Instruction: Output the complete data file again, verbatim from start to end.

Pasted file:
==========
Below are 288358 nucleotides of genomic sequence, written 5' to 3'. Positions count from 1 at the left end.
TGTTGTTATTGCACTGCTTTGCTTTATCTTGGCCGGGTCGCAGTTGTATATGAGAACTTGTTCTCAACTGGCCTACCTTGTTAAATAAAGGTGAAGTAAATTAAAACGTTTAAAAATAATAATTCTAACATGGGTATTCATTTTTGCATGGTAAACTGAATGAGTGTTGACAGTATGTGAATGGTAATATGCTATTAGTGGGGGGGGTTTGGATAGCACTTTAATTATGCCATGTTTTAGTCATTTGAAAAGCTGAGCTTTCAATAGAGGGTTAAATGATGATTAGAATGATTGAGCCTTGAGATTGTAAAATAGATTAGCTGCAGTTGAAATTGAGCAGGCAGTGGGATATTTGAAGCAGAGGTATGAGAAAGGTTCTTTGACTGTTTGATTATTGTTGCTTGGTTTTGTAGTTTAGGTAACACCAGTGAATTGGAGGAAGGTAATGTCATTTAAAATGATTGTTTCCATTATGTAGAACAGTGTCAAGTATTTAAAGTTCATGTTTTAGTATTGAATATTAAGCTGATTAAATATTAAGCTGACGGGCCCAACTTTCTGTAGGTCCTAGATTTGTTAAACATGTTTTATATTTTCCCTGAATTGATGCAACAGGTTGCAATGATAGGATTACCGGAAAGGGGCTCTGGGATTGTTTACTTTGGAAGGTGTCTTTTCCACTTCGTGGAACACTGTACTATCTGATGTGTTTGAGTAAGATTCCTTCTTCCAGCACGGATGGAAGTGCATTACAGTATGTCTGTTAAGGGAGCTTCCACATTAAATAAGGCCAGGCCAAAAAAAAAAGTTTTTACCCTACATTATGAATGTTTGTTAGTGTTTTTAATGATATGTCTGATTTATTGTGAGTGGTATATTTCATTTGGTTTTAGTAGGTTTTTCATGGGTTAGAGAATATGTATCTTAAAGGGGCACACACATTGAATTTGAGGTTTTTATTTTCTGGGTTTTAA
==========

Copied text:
Below are 288358 nucleotides of genomic sequence, written 5' to 3'. Positions count from 1 at the left end.
TGTTGTTATTGCACTGCTTTGCTTTATCTTGGCCGGGTCGCAGTTGTATATGAGAACTTGTTCTCAACTGGCCTACCTTGTTAAATAAAGGTGAAGTAAATTAAAACGTTTAAAAATAATAATTCTAACATGGGTATTCATTTTTGCATGGTAAACTGAATGAGTGTTGACAGTATGTGAATGGTAATATGCTATTAGTGGGGGGGGTTTGGATAGCACTTTAATTATGCCATGTTTTAGTCATTTGAAAAGCTGAGCTTTCAATAGAGGGTTAAATGATGATTAGAATGATTGAGCCTTGAGATTGTAAAATAGATTAGCTGCAGTTGAAATTGAGCAGGCAGTGGGATATTTGAAGCAGAGGTATGAGAAAGGTTCTTTGACTGTTTGATTATTGTTGCTTGGTTTTGTAGTTTAGGTAACACCAGTGAATTGGAGGAAGGTAATGTCATTTAAAATGATTGTTTCCATTATGTAGAACAGTGTCAAGTATTTAAAGTTCATGTTTTAGTATTGAATATTAAGCTGATTAAATATTAAGCTGACGGGCCCAACTTTCTGTAGGTCCTAGATTTGTTAAACATGTTTTATATTTTCCCTGAATTGATGCAACAGGTTGCAATGATAGGATTACCGGAAAGGGGCTCTGGGATTGTTTACTTTGGAAGGTGTCTTTTCCACTTCGTGGAACACTGTACTATCTGATGTGTTTGAGTAAGATTCCTTCTTCCAGCACGGATGGAAGTGCATTACAGTATGTCTGTTAAGGGAGCTTCCACATTAAATAAGGCCAGGCCAAAAAAAAAAGTTTTTACCCTACATTATGAATGTTTGTTAGTGTTTTTAATGATATGTCTGATTTATTGTGAGTGGTATATTTCATTTGGTTTTAGTAGGTTTTTCATGGGTTAGAGAATATGTATCTTAAAGGGGCACACACATTGAATTTGAGGTTTTTATTTTCTGGGTTTTAA